How much do we value life, especially when the harshness of the world beats on our door?

Did Job value his life and the great things he was blessed with and the joy that he shared with friends or family in the past? Of course he did. Yet when those things were no longer present in both his mind and heart, the present calamities clouded his memory. The Psalmist in 42:1-3 also felt overwhelmed, but he remember going up to the house of God in 42:4.

As the deer pants for the water brooks,
So pants my soul for You, O God.
My soul thirsts for God, for the living God.
When shall I come and appear before God?
My tears have been my food day and night,
While they continually say to me,
“Where is your God?”

When I remember these things,
I pour out my soul within me.
For I used to go with the multitude;
I went with them to the house of God,
With the voice of joy and praise,
With a multitude that kept a pilgrim feast.

Life, with all of its heartaches is not entirely terrible. There is always some good mingled with the bad. If life is a blessing, we must be willing to take all of it as a blessing, not just the parts we celebrate. 

It is possible to see the section of 3:11-19 as a lament much like we see in the Book of Psalms. There are two sections in this lament which begin with the word ‘why’ and with Job describing death. Most thoughtful readers of the Old Testament will soon realize there is not a deep theology of death. Sheol would be the most common place associated with both the death of saints and sinners but as a whole, they viewed death ambiguously.

In other words, it was merely the place or way of all men. That worldview has a profound impact upon Job’s statements and surely his thoughts about the afterlife. There doesn’t seem to be a thought of heaven and hell in his statements, merely rest from his trials. It is in Sheol that the justice that Job is longing for can only be meted out fairly. He pictures this type of utopian society in 3:17-19.  For a person who’s gone through his ordeals, that must have been an appealing thought.6 They say:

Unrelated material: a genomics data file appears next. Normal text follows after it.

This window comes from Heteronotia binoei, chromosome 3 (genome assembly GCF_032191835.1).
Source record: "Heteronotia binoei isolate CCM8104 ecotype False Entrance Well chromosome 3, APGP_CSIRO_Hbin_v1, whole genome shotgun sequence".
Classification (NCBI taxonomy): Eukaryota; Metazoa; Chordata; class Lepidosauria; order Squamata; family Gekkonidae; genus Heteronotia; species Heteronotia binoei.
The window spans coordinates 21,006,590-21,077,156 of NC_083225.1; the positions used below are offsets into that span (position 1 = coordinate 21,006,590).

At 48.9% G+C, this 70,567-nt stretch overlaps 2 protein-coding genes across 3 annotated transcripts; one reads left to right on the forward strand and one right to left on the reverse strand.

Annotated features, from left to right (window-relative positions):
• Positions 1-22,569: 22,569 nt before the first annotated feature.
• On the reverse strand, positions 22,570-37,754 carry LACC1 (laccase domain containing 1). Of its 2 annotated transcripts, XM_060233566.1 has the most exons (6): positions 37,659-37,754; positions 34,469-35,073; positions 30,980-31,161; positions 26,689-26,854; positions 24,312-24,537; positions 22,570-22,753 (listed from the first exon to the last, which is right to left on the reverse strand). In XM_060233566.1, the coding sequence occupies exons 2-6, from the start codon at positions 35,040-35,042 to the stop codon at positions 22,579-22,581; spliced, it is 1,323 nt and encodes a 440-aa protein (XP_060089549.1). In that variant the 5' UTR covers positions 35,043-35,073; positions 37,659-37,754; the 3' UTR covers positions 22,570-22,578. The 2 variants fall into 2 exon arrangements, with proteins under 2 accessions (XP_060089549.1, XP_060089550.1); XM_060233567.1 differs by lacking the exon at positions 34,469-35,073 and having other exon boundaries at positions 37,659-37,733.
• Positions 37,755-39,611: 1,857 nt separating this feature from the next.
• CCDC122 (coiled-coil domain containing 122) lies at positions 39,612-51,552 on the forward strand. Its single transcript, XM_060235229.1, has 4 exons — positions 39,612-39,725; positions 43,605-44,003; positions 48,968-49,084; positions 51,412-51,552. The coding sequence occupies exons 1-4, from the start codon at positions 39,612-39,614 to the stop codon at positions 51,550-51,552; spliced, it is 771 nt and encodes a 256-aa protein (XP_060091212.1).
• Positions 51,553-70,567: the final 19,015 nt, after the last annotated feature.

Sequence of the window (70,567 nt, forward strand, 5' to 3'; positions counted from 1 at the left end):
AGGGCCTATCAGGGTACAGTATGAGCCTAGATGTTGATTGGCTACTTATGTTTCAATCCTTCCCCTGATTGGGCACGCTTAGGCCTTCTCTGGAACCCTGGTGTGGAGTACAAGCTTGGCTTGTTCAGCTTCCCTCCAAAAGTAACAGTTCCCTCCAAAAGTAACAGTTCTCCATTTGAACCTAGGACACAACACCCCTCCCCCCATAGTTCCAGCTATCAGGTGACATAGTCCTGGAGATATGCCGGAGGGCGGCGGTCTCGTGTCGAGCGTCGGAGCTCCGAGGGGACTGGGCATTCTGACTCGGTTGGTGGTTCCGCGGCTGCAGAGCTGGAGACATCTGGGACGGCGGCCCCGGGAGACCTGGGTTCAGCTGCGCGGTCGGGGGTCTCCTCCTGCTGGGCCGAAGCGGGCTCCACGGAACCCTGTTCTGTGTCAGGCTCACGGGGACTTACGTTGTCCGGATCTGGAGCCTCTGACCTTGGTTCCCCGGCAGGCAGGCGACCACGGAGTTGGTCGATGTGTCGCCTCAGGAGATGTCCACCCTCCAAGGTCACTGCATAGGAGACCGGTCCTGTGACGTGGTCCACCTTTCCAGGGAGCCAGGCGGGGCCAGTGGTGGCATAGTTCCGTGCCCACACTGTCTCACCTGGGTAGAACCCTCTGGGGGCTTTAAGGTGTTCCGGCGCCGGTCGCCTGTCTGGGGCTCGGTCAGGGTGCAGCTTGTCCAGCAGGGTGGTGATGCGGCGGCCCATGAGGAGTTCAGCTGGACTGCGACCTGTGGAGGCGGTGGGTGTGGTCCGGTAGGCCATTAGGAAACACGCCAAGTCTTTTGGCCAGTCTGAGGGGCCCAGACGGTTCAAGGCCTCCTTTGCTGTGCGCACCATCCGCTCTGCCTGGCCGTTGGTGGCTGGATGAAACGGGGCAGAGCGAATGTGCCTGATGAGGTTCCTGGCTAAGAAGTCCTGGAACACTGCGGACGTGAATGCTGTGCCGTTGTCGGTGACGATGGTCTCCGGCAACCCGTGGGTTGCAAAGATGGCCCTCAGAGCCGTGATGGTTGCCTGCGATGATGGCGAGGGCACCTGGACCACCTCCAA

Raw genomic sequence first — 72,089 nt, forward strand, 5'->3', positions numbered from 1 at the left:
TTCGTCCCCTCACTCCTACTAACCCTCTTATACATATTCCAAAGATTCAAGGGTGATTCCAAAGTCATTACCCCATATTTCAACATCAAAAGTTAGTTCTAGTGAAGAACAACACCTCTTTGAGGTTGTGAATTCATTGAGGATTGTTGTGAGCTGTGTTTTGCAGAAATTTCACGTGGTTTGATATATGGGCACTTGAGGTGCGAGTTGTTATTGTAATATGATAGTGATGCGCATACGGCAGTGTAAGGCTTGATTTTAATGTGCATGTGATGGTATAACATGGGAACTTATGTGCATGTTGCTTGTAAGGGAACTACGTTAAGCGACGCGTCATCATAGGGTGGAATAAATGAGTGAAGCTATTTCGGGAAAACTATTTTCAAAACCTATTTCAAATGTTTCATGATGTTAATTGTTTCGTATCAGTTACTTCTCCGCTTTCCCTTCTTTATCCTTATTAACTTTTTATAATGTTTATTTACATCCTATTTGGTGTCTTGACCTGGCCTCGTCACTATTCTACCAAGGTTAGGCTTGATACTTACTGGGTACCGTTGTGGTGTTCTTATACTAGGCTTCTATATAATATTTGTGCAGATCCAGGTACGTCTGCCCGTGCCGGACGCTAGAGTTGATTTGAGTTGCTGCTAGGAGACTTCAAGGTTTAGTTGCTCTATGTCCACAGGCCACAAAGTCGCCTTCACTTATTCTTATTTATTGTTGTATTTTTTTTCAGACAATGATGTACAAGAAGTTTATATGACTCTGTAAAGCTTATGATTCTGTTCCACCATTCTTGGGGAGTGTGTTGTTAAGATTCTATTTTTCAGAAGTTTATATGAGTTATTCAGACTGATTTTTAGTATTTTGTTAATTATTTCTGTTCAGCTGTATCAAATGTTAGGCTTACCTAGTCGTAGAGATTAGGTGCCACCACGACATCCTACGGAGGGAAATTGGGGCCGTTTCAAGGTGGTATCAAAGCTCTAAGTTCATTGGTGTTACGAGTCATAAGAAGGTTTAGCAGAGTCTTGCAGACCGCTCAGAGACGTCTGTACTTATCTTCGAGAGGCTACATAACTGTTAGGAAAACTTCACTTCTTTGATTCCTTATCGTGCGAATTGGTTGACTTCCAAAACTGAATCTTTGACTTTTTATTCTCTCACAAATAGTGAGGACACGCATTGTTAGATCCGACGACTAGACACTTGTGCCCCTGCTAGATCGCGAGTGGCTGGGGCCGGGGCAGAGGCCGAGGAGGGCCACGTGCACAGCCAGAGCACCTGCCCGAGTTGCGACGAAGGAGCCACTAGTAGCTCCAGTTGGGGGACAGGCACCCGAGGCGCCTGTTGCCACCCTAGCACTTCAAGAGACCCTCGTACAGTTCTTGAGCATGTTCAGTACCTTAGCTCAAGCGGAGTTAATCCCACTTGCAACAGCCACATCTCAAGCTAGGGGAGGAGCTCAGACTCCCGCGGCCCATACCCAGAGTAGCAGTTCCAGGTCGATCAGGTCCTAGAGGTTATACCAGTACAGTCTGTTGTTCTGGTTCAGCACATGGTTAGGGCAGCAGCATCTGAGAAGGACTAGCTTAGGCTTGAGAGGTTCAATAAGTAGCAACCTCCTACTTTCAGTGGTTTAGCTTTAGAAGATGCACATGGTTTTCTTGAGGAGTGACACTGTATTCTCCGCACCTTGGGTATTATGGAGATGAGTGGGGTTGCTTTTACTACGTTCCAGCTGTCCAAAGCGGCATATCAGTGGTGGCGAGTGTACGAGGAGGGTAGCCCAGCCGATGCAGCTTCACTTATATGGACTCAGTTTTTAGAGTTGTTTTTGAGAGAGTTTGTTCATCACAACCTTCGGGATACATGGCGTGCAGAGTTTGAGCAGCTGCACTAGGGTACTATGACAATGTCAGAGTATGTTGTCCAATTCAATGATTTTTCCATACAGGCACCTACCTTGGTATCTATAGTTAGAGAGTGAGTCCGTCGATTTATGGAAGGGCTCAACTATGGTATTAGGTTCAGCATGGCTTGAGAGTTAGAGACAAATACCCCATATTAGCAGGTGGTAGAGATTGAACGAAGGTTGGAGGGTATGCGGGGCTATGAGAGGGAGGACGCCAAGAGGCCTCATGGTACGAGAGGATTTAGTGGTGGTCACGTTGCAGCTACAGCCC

There the wicked cease from troubling,
And there the weary are at rest.
There the prisoners rest together;
They do not hear the voice of the oppressor.
The small and great are there,
And the servant is free from his master.

Our suffering brings with it loneliness. In both chapters 2 and 3, Job is surrounded by dear friends and yet he feels the pain and agony of each lonely moment. Thinking that he has somehow been abandoned by God, he still acknowledges that God is sovereign even over his life. What a paradoxical world Job found himself in.

When we face our trials and sufferings, we might also feel lonely and it might seem that God is far off from us as well, but do not despair. In these moments, be like Job and call out to God. Continue to bring all that is left within you to God, knowing that He knows and cares. Knowing that the son of God can sympathize (see Hebrews 4:15), run to the cross and lay your burdens down knowing that this present suffering will not compare to the glory that is coming!


1 Derek Thomas, The Storm Breaks: Job Simply Explained, 62.

2 Gustavo Gutiérrez, On Job: God-Talk and the Suffering of the Innocent, 7-8.

 3 Gustavo Gutiérrez, On Job, 8.

4 Gustavo Gutiérrez, On Job, 8-9.

5 Christopher Ash, Job: The Wisdom of the Cross, 69.

6 Gustavo Gutiérrez, On Job, 8-9. 

All Scripture is taken from the New King James Version (c) 1982 by Thomas Nelson, Inc. All rights reserved. Used by permission.

Zack Martin is the minister for the Cedar Springs Church of Christ in Louisville, Kentucky and a graduate of both Freed-Hardeman University and the Southern Baptist Seminary.